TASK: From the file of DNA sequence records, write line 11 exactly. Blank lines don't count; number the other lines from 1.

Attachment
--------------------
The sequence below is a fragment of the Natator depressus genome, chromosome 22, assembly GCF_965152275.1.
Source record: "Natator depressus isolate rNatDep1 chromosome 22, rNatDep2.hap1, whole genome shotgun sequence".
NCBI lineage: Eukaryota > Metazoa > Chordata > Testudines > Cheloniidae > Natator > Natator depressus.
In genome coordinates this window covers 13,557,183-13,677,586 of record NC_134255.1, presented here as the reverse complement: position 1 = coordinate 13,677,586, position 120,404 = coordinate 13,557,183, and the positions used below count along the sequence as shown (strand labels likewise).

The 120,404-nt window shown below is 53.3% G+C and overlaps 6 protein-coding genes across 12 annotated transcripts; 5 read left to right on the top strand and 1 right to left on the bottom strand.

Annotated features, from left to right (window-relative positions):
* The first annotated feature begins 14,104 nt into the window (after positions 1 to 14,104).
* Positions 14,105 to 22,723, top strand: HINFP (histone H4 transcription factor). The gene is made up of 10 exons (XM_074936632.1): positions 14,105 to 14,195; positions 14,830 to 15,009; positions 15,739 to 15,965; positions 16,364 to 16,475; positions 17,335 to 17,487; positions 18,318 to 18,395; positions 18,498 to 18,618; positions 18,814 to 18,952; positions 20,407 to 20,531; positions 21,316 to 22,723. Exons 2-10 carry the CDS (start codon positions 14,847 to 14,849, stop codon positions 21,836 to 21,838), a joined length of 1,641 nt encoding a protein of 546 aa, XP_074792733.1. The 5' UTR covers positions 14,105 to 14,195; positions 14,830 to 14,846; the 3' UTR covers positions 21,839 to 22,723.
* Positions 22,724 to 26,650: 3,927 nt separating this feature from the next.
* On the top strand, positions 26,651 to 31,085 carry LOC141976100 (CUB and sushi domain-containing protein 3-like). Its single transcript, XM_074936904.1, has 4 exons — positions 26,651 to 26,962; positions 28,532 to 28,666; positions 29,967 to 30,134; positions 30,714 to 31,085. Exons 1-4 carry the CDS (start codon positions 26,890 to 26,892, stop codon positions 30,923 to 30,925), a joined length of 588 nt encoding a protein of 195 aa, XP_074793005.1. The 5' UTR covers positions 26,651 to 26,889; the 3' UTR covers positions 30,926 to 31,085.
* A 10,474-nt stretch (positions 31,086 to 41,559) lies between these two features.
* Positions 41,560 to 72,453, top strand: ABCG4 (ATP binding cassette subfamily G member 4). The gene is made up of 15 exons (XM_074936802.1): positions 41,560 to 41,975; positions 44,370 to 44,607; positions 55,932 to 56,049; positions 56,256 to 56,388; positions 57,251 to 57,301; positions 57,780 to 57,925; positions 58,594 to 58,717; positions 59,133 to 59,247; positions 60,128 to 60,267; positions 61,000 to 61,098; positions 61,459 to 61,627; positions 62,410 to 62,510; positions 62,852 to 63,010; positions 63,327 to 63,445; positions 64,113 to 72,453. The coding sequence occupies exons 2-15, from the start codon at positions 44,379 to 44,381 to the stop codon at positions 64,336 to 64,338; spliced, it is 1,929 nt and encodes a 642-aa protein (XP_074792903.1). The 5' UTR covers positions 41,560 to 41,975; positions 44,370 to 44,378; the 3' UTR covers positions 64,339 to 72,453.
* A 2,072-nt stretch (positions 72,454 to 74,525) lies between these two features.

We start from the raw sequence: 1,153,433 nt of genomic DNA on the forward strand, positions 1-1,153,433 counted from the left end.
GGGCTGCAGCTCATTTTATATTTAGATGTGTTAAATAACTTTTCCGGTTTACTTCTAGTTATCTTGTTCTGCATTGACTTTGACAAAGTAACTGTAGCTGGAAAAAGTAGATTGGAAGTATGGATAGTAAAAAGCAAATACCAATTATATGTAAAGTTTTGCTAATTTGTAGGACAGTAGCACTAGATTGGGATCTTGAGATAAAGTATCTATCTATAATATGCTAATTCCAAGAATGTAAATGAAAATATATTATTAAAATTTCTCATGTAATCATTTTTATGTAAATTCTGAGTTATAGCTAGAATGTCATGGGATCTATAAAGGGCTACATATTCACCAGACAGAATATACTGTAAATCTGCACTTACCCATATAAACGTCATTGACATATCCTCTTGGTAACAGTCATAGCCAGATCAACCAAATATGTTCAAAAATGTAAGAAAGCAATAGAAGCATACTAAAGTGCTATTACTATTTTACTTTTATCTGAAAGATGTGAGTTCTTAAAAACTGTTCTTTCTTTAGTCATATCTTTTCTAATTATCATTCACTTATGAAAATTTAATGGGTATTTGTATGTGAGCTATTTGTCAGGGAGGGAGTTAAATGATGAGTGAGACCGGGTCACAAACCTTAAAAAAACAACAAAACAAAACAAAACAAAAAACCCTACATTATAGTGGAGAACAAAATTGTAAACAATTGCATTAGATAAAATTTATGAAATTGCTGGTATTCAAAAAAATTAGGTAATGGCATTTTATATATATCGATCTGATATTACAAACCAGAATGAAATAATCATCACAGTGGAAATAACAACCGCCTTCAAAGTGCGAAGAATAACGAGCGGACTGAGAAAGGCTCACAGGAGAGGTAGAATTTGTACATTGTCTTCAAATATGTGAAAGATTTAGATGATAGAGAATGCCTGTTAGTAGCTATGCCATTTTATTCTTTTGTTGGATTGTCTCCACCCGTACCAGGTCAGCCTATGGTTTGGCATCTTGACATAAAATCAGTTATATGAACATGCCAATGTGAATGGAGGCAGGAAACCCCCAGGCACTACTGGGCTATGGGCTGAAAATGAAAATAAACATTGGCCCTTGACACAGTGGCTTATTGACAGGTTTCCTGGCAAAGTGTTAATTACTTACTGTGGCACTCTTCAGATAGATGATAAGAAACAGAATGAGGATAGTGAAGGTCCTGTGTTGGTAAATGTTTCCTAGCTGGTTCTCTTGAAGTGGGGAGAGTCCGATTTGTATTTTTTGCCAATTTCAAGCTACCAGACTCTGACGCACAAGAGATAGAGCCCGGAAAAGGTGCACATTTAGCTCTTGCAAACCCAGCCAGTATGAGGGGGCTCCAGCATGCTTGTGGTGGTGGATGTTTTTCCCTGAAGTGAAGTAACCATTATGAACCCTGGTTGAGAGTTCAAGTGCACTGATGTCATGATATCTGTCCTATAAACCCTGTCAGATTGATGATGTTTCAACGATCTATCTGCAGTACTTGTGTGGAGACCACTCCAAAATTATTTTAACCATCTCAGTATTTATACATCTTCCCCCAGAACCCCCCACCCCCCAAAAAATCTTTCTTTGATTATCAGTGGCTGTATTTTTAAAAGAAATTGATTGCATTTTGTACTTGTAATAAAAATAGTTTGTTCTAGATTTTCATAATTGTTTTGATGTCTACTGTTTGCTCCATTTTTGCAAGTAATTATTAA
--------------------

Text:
* A 10,474-nt stretch (positions 31,086 to 41,559) lies between these two features.